Session 1: Introduction to Basic Concepts of Economics and
Session 2: Introduction to Market Structure (By: Prof. (Dr.) Radha Seshan, Professor (Economics), National Law University, Delhi)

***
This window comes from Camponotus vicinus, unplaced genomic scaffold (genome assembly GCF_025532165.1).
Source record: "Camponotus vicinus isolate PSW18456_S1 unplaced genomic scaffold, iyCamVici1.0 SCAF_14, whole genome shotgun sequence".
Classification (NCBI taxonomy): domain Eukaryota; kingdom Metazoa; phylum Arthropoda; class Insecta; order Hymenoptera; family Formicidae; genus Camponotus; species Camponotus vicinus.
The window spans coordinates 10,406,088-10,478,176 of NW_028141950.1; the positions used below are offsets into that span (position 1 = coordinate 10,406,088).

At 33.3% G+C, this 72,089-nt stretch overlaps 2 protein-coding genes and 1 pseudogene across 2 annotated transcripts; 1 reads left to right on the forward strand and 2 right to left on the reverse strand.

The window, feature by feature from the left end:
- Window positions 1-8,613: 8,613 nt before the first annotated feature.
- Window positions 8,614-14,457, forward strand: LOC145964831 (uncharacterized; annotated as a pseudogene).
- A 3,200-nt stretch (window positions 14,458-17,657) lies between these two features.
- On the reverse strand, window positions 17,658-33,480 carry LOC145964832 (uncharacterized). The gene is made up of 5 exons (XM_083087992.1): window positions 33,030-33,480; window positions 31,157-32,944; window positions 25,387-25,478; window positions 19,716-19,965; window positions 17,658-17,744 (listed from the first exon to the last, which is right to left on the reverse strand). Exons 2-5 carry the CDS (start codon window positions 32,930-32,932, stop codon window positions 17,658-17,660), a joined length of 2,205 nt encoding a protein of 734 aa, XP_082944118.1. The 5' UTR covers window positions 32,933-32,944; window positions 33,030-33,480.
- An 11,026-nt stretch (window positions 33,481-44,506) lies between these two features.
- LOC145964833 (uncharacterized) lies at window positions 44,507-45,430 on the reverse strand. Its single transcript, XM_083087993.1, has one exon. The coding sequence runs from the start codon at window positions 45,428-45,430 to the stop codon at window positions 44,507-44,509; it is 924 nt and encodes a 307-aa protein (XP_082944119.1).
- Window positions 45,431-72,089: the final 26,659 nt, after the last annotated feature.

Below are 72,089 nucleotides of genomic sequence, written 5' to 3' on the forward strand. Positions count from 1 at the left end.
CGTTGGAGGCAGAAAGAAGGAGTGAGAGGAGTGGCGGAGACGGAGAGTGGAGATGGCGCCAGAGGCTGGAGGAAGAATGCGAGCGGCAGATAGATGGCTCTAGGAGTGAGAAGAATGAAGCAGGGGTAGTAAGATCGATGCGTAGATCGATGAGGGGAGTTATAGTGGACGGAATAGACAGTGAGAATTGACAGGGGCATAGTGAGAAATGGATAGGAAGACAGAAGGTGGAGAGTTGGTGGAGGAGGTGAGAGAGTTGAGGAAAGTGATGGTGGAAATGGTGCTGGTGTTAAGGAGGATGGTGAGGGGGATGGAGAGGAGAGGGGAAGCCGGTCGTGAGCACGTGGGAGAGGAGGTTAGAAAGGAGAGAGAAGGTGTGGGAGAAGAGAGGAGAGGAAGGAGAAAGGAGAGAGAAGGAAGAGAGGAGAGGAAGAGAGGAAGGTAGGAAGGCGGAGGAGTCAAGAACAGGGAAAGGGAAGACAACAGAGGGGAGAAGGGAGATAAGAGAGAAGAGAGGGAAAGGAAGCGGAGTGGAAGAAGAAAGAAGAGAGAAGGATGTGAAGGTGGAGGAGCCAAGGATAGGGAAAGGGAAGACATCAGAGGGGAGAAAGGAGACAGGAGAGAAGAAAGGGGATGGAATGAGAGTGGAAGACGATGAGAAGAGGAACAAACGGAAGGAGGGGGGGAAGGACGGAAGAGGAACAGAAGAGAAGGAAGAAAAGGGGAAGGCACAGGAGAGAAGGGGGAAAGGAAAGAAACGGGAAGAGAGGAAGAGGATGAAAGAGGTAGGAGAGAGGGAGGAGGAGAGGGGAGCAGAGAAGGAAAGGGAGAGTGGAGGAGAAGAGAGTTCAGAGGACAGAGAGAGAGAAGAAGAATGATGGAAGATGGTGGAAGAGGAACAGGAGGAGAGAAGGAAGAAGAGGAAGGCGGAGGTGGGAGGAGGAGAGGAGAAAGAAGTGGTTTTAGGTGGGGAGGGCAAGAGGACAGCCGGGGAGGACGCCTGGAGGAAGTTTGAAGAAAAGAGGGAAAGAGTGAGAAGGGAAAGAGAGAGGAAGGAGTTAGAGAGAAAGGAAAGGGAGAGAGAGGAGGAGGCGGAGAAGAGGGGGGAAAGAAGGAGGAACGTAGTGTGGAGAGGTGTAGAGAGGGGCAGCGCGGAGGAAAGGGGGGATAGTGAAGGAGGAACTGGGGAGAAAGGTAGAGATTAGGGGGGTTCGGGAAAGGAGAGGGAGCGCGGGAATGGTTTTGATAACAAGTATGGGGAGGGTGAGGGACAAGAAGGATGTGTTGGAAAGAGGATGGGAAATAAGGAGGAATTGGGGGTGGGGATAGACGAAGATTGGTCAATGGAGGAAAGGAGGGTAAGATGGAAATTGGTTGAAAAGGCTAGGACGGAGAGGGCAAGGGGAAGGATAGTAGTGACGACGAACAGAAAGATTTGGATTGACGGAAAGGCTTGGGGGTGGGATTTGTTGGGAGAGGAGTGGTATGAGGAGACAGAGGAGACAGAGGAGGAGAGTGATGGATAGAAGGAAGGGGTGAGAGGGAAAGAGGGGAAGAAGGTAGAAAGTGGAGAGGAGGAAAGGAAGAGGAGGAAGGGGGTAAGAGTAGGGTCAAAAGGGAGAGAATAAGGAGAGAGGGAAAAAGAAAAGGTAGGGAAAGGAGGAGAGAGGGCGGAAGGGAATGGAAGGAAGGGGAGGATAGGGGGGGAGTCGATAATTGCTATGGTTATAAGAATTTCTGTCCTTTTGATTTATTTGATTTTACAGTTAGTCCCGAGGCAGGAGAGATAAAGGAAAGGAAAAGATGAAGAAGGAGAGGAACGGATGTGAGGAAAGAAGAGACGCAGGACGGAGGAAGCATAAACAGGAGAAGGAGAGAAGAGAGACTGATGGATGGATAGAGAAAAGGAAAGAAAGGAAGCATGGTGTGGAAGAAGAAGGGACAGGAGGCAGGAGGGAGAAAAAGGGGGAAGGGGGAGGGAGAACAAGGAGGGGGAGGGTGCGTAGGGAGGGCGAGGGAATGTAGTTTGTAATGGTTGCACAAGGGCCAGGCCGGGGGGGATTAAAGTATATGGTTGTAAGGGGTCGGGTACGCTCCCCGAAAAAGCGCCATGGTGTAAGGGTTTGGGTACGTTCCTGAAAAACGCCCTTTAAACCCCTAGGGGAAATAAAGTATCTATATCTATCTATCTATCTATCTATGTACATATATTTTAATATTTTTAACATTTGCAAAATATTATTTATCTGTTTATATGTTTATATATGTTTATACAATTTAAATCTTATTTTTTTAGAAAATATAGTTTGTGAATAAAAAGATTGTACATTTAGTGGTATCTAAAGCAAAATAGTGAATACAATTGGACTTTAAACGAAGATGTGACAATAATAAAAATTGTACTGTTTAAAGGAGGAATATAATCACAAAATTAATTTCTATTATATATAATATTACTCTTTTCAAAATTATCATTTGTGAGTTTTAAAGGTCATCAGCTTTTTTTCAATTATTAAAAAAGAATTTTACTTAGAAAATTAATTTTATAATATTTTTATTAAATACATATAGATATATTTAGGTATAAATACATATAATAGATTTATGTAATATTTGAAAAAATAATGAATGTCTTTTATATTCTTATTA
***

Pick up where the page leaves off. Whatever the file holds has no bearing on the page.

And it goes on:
First two session of the day were taken by Prof (Dr) Radha Seshan, the speaker began the session by emphasising on benefits of Competition Law to three different strands – Consumers, Producers and the Economy. She professed that competition in the market benefits all the participants, enables maximisation of consumer surplus to the consumers, profit maximisation to the producer/seller and revenue to the state leading to the overall growth and stability of the economy. In addition to this, she also enlightened the participants about the basic concepts of economics- Demand and Supply, market equilibrium, concept of elasticities, and concept of welfare. In the later part of her session, the speaker dwell into the application of these economics concepts in anti-trust analysis- demand side substitutability and supply side substitutability. She explained that, both demand-side and supply-side forces may constrain the price that a firm can profitably sustain. On the demand side, the constraint comes from the degree to which consumers would reduce their purchases of the product or products at issue in response to a price increase. On the supply side, the constraint comes from the degree to which other firms would initiate or increase production or distribution of the product(s) in response to a price increase. In addition to this, the speaker also threw some light on different forms of market – Perfect competition, Monopoly, Oligopoly and discussed about the concept of market power, dominance, and tests to measure market dominance and various other useful concepts to draw the linkage between Economics and Competition Law.